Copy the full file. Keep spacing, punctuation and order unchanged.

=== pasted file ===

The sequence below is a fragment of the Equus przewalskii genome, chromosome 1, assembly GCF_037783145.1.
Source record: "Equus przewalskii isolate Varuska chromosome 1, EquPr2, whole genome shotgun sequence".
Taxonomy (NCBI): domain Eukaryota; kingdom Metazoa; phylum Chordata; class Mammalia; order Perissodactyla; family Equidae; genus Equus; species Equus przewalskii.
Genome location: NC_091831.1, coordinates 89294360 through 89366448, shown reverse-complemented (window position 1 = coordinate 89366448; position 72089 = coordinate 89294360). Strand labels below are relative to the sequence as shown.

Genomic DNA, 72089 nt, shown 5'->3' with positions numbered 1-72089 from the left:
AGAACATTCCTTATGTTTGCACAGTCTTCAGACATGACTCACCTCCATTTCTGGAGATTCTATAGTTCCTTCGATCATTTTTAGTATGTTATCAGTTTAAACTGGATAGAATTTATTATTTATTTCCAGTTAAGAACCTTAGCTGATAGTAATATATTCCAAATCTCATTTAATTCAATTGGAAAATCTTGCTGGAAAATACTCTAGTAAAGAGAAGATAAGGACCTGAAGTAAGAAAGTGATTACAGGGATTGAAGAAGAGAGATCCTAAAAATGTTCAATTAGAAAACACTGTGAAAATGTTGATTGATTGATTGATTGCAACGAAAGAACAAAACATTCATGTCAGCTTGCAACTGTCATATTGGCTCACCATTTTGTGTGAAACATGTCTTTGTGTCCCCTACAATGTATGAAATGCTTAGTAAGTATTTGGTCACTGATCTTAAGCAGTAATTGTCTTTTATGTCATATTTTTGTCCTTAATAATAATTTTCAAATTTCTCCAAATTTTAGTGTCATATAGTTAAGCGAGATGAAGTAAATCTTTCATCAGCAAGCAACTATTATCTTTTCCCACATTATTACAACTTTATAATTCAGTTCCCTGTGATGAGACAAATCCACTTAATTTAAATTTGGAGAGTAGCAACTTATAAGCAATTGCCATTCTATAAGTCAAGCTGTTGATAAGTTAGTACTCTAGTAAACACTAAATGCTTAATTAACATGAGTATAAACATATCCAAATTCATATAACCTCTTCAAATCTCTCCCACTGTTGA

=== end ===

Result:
The sequence below is a fragment of the Equus przewalskii genome, chromosome 1, assembly GCF_037783145.1.
Source record: "Equus przewalskii isolate Varuska chromosome 1, EquPr2, whole genome shotgun sequence".
Taxonomy (NCBI): domain Eukaryota; kingdom Metazoa; phylum Chordata; class Mammalia; order Perissodactyla; family Equidae; genus Equus; species Equus przewalskii.
Genome location: NC_091831.1, coordinates 89294360 through 89366448, shown reverse-complemented (window position 1 = coordinate 89366448; position 72089 = coordinate 89294360). Strand labels below are relative to the sequence as shown.

Genomic DNA, 72089 nt, shown 5'->3' with positions numbered 1-72089 from the left:
AGAACATTCCTTATGTTTGCACAGTCTTCAGACATGACTCACCTCCATTTCTGGAGATTCTATAGTTCCTTCGATCATTTTTAGTATGTTATCAGTTTAAACTGGATAGAATTTATTATTTATTTCCAGTTAAGAACCTTAGCTGATAGTAATATATTCCAAATCTCATTTAATTCAATTGGAAAATCTTGCTGGAAAATACTCTAGTAAAGAGAAGATAAGGACCTGAAGTAAGAAAGTGATTACAGGGATTGAAGAAGAGAGATCCTAAAAATGTTCAATTAGAAAACACTGTGAAAATGTTGATTGATTGATTGATTGCAACGAAAGAACAAAACATTCATGTCAGCTTGCAACTGTCATATTGGCTCACCATTTTGTGTGAAACATGTCTTTGTGTCCCCTACAATGTATGAAATGCTTAGTAAGTATTTGGTCACTGATCTTAAGCAGTAATTGTCTTTTATGTCATATTTTTGTCCTTAATAATAATTTTCAAATTTCTCCAAATTTTAGTGTCATATAGTTAAGCGAGATGAAGTAAATCTTTCATCAGCAAGCAACTATTATCTTTTCCCACATTATTACAACTTTATAATTCAGTTCCCTGTGATGAGACAAATCCACTTAATTTAAATTTGGAGAGTAGCAACTTATAAGCAATTGCCATTCTATAAGTCAAGCTGTTGATAAGTTAGTACTCTAGTAAACACTAAATGCTTAATTAACATGAGTATAAACATATCCAAATTCATATAACCTCTTCAAATCTCTCCCACTGTTGA